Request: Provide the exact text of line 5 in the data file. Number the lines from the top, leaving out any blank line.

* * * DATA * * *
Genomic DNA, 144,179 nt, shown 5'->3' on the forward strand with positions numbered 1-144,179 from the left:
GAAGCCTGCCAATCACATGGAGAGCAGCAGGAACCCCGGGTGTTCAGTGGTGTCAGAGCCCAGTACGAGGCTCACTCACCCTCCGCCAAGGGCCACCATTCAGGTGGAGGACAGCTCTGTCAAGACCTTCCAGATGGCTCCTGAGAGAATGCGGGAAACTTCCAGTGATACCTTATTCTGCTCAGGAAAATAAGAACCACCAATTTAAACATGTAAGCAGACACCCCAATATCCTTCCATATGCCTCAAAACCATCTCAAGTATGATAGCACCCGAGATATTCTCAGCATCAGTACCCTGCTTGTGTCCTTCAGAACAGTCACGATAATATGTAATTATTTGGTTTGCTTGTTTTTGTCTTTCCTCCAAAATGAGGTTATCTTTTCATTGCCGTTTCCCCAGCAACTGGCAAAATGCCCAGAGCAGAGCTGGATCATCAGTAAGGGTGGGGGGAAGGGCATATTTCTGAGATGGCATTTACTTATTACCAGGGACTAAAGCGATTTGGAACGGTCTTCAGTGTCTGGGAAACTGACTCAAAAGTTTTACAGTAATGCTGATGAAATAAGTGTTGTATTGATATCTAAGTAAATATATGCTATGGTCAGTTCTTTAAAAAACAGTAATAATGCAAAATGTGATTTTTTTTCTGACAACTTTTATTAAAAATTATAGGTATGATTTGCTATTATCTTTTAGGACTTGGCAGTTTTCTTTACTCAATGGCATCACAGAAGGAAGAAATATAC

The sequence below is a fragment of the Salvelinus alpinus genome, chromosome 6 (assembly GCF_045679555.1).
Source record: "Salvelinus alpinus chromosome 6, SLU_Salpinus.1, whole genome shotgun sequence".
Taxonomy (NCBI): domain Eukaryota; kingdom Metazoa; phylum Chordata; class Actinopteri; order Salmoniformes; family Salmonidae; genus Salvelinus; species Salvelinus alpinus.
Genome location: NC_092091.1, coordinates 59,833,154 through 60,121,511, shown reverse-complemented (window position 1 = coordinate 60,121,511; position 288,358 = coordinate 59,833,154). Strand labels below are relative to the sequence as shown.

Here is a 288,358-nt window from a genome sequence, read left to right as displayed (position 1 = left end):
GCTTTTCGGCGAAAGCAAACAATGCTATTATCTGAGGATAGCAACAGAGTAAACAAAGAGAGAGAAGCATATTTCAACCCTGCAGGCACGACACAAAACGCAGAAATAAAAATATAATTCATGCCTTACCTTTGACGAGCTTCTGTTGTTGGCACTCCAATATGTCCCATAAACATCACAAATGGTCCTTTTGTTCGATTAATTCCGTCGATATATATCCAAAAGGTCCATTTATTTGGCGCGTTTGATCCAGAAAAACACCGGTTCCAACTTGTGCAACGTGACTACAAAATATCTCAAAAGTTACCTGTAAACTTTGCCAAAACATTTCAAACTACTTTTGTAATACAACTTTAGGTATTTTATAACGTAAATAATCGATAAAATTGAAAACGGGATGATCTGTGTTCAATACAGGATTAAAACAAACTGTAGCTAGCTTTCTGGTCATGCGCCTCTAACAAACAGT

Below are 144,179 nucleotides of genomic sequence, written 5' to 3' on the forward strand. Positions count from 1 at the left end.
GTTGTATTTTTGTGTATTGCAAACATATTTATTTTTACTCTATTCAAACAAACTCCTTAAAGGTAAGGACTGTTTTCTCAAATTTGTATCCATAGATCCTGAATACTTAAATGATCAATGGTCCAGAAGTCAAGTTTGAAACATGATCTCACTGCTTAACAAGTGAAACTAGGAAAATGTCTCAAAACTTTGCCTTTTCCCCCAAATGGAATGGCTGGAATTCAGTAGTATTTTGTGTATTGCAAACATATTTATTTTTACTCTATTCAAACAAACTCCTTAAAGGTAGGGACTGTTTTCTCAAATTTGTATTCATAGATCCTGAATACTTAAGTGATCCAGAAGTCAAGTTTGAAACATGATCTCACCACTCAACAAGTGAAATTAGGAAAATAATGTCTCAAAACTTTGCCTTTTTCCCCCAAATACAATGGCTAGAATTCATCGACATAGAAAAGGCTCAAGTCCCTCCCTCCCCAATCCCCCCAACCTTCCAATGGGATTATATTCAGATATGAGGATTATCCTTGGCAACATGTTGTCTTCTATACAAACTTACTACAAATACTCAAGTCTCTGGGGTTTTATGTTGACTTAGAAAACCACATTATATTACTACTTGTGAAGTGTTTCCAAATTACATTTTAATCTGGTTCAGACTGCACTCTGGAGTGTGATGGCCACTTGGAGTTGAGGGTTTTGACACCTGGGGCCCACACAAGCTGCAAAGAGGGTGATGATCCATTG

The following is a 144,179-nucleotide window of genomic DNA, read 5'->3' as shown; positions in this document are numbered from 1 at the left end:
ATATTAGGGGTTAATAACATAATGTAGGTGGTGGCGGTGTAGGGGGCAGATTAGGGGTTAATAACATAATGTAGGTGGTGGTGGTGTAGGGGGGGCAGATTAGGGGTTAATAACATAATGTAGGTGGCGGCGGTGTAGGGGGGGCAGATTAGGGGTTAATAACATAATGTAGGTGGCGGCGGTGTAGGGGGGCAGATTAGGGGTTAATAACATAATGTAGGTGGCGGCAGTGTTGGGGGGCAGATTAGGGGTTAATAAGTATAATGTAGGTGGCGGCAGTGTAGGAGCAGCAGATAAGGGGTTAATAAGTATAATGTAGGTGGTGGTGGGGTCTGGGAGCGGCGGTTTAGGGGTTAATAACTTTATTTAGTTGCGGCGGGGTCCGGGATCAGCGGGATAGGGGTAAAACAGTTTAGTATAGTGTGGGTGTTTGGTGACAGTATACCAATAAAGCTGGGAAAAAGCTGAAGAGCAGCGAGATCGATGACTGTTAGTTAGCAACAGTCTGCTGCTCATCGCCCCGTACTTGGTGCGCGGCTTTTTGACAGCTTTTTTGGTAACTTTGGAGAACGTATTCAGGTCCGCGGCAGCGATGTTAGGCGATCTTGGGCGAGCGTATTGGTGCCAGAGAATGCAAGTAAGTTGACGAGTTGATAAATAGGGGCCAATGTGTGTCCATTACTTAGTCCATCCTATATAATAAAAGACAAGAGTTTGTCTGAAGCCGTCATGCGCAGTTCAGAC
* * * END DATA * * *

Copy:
Taxonomy (NCBI): domain Eukaryota; kingdom Metazoa; phylum Chordata; class Actinopteri; order Salmoniformes; family Salmonidae; genus Salvelinus; species Salvelinus alpinus.